This sentiment was well understood by George Orwell. In 1940, he wrote of Hitler’s appeal:
[H]e has grasped the falsity of the hedonistic attitude to life. Nearly all western thought since the last war, certainly all ‘progressive’ thought, has assumed tacitly that human beings desire nothing beyond ease, security and avoidance of pain. In such a view of life there is no room, for instance, for patriotism and the military virtues. The Socialist who finds his children playing with soldiers is usually upset, but he is never able to think of a substitute for the tin soldiers; tin pacifists somehow won’t do. Hitler, because in his own joyless mind he feels it with exceptional strength, knows that human beings don’t only want comfort, safety, short working-hours, hygiene, birth-control and, in general, common sense; they also, at least intermittently, want struggle and self-sacrifice, not to mention drums, flags and loyalty-parades. However they may be as economic theories, Fascism and Nazism are psychologically far sounder than any hedonistic conception of life. The same is probably true of Stalin’s militarised version of Socialism. All three of the great dictators have enhanced their power by imposing intolerable burdens on their peoples. Whereas Socialism, and even capitalism in a more grudging way, have said to people ‘I offer you a good time,’ Hitler has said to them ‘I offer you struggle, danger and death,’ and as a result a whole nation flings itself at his feet.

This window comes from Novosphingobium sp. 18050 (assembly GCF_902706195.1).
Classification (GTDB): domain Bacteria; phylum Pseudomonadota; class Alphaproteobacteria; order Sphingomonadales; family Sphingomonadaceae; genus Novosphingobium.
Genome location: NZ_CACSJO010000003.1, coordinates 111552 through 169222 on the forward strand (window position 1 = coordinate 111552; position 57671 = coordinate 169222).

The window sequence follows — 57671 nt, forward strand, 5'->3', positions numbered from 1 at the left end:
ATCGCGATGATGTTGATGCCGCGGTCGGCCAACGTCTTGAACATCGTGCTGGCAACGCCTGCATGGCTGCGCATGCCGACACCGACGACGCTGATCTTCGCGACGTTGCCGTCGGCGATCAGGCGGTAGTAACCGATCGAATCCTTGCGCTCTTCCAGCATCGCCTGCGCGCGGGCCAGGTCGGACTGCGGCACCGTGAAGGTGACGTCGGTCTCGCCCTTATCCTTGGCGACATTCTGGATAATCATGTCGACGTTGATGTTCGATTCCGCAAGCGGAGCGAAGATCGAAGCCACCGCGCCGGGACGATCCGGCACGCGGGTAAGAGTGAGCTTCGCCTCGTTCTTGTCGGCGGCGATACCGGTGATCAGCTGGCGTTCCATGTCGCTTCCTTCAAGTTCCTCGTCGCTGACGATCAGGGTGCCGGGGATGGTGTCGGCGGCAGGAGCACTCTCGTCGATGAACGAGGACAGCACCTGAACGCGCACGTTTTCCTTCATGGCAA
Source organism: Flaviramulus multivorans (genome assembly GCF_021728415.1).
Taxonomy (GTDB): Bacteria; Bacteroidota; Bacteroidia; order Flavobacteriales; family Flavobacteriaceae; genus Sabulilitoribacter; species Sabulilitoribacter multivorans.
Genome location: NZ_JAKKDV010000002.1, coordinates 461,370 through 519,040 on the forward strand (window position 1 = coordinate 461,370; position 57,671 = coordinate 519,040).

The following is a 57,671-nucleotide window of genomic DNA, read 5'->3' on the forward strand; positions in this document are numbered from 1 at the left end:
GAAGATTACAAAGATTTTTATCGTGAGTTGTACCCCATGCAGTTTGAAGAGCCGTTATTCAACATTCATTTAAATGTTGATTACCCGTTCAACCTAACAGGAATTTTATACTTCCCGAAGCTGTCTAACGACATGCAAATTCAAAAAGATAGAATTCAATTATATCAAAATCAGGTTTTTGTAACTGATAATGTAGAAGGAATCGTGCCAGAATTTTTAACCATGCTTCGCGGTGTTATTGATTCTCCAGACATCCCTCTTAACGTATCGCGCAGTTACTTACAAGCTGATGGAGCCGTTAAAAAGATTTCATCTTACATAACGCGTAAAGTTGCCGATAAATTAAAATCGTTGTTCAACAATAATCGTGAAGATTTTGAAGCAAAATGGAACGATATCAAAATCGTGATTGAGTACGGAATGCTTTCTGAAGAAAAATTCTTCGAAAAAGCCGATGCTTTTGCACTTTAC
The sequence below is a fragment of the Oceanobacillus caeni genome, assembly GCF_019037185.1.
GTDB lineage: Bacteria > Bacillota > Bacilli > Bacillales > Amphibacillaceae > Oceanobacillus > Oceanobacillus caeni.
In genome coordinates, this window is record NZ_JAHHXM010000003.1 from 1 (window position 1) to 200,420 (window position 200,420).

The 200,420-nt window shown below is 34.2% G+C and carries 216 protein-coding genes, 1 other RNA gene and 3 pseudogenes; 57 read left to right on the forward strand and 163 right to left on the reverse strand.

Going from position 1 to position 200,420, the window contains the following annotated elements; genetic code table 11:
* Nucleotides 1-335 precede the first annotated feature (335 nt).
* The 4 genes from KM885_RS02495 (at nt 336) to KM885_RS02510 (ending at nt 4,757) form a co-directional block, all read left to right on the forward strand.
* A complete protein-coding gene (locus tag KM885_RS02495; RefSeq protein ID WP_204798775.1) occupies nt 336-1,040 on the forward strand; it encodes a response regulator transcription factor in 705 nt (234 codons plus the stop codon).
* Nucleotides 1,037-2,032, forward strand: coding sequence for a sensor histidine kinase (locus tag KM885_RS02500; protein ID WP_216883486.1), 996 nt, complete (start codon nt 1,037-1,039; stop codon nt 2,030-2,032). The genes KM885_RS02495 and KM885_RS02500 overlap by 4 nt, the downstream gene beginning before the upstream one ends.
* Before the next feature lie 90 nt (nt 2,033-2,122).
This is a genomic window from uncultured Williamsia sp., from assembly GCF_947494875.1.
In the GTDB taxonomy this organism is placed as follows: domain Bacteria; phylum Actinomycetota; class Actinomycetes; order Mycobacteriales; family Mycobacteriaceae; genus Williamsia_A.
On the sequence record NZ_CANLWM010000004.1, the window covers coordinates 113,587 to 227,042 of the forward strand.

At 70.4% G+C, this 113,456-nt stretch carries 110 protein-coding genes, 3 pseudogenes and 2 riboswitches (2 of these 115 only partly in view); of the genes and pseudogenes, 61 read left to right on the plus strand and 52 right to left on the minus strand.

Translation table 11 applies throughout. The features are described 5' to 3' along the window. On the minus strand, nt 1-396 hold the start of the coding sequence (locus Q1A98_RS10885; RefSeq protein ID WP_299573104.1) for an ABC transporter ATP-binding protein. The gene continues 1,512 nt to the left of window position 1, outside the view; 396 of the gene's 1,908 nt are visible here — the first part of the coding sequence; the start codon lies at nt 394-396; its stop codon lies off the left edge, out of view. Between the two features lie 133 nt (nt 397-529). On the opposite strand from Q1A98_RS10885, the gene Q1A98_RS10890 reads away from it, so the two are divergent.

Many other cultures and countries understand that appeal. In fact, Americans used to believe in a higher purpose for themselves than mere increases in GDP. No longer. In the West, we’re not concerned with things as base as national mission or the legacy of Western civilization,. We are, in other words, a weak horse.
Putin knows that. Xi knows that. The mullahs know that.
All of which means that Putin’s invasion of Ukraine is merely the first crack in the dam that holds back the floodtides of global chaos. Our material comforts are premised on a global order with the United States at its unchallenged head. Putin has challenged that order. The West seems unlikely to respond. We’re too busy blowing out our debt and naval-gazing about climate change, with gender fluidity, with supposed systemic racism, with income inequality. Russia and China can’t touch the West in terms of wealth or military might. But without a higher purpose, no country of any GDP can stand up to the naked aggression of nations animated by grim purpose of its own.